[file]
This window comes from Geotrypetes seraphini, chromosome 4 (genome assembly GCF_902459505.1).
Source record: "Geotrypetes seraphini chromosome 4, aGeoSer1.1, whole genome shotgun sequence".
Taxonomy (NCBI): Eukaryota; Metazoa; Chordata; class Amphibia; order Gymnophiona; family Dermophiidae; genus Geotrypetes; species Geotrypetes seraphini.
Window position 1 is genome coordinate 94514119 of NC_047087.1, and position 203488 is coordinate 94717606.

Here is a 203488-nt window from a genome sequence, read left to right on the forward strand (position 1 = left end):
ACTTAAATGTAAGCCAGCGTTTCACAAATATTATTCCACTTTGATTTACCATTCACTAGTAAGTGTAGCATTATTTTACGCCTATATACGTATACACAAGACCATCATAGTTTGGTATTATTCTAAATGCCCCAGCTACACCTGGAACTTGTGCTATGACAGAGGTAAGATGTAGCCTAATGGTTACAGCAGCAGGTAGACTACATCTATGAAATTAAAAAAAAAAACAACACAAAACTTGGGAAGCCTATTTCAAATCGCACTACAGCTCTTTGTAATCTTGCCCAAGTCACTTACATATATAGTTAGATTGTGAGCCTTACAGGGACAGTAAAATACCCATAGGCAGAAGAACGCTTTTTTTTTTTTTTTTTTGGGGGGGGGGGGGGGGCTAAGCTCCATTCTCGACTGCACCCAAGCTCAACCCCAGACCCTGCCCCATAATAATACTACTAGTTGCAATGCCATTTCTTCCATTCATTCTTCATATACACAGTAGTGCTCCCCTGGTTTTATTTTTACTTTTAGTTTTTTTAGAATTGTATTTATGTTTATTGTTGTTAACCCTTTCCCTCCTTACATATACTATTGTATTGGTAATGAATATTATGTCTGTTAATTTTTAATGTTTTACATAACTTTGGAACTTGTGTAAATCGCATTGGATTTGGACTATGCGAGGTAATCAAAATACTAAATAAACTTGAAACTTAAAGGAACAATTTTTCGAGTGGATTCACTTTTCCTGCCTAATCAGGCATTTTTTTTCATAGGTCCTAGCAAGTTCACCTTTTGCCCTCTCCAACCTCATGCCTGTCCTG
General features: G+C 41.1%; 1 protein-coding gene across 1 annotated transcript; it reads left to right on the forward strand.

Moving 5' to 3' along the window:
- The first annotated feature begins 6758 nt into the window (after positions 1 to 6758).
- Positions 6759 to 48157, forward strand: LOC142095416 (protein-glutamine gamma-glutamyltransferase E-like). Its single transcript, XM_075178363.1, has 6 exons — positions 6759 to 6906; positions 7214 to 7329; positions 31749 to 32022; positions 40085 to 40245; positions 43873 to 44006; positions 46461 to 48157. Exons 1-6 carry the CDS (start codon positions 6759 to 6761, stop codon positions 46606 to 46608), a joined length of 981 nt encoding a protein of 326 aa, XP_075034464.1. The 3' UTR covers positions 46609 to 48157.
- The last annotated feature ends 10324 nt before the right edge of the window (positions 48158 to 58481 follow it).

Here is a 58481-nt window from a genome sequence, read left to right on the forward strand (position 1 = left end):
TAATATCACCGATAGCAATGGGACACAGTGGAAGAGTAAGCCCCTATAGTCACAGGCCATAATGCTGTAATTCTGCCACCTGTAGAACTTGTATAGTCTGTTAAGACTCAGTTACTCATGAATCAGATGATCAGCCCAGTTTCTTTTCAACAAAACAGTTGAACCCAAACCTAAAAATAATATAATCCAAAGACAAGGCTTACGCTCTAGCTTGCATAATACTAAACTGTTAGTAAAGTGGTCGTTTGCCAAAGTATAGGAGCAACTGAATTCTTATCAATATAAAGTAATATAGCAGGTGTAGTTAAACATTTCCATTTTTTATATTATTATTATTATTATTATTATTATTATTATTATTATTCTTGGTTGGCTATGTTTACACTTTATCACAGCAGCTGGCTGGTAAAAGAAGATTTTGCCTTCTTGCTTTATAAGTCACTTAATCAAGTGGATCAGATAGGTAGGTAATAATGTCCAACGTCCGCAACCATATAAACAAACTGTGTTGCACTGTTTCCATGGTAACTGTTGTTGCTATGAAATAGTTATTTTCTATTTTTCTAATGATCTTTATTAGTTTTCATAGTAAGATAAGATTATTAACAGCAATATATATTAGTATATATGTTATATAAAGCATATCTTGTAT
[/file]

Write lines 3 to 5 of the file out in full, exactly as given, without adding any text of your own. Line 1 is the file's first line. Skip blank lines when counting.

Taxonomy (NCBI): Eukaryota; Metazoa; Chordata; class Amphibia; order Gymnophiona; family Dermophiidae; genus Geotrypetes; species Geotrypetes seraphini.
Window position 1 is genome coordinate 94514119 of NC_047087.1, and position 203488 is coordinate 94717606.

Here is a 203488-nt window from a genome sequence, read left to right on the forward strand (position 1 = left end):